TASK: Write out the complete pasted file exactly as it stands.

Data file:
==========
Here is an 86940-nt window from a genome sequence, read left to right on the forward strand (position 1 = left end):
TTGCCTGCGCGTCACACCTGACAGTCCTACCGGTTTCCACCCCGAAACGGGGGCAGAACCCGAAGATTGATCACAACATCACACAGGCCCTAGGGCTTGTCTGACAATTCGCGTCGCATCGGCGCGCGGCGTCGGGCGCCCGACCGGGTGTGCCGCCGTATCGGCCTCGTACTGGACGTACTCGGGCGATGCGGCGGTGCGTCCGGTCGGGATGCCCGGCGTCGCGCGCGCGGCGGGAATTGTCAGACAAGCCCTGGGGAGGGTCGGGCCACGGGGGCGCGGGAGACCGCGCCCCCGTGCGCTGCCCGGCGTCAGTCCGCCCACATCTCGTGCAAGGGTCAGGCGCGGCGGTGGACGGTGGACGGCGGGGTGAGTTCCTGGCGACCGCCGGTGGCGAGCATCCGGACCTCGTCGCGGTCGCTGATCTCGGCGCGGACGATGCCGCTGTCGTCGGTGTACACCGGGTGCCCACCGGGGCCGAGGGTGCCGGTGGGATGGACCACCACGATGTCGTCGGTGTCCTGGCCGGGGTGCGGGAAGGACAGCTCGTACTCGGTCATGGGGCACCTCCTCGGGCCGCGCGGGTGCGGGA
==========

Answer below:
Here is an 86940-nt window from a genome sequence, read left to right on the forward strand (position 1 = left end):
TTGCCTGCGCGTCACACCTGACAGTCCTACCGGTTTCCACCCCGAAACGGGGGCAGAACCCGAAGATTGATCACAACATCACACAGGCCCTAGGGCTTGTCTGACAATTCGCGTCGCATCGGCGCGCGGCGTCGGGCGCCCGACCGGGTGTGCCGCCGTATCGGCCTCGTACTGGACGTACTCGGGCGATGCGGCGGTGCGTCCGGTCGGGATGCCCGGCGTCGCGCGCGCGGCGGGAATTGTCAGACAAGCCCTGGGGAGGGTCGGGCCACGGGGGCGCGGGAGACCGCGCCCCCGTGCGCTGCCCGGCGTCAGTCCGCCCACATCTCGTGCAAGGGTCAGGCGCGGCGGTGGACGGTGGACGGCGGGGTGAGTTCCTGGCGACCGCCGGTGGCGAGCATCCGGACCTCGTCGCGGTCGCTGATCTCGGCGCGGACGATGCCGCTGTCGTCGGTGTACACCGGGTGCCCACCGGGGCCGAGGGTGCCGGTGGGATGGACCACCACGATGTCGTCGGTGTCCTGGCCGGGGTGCGGGAAGGACAGCTCGTACTCGGTCATGGGGCACCTCCTCGGGCCGCGCGGGTGCGGGA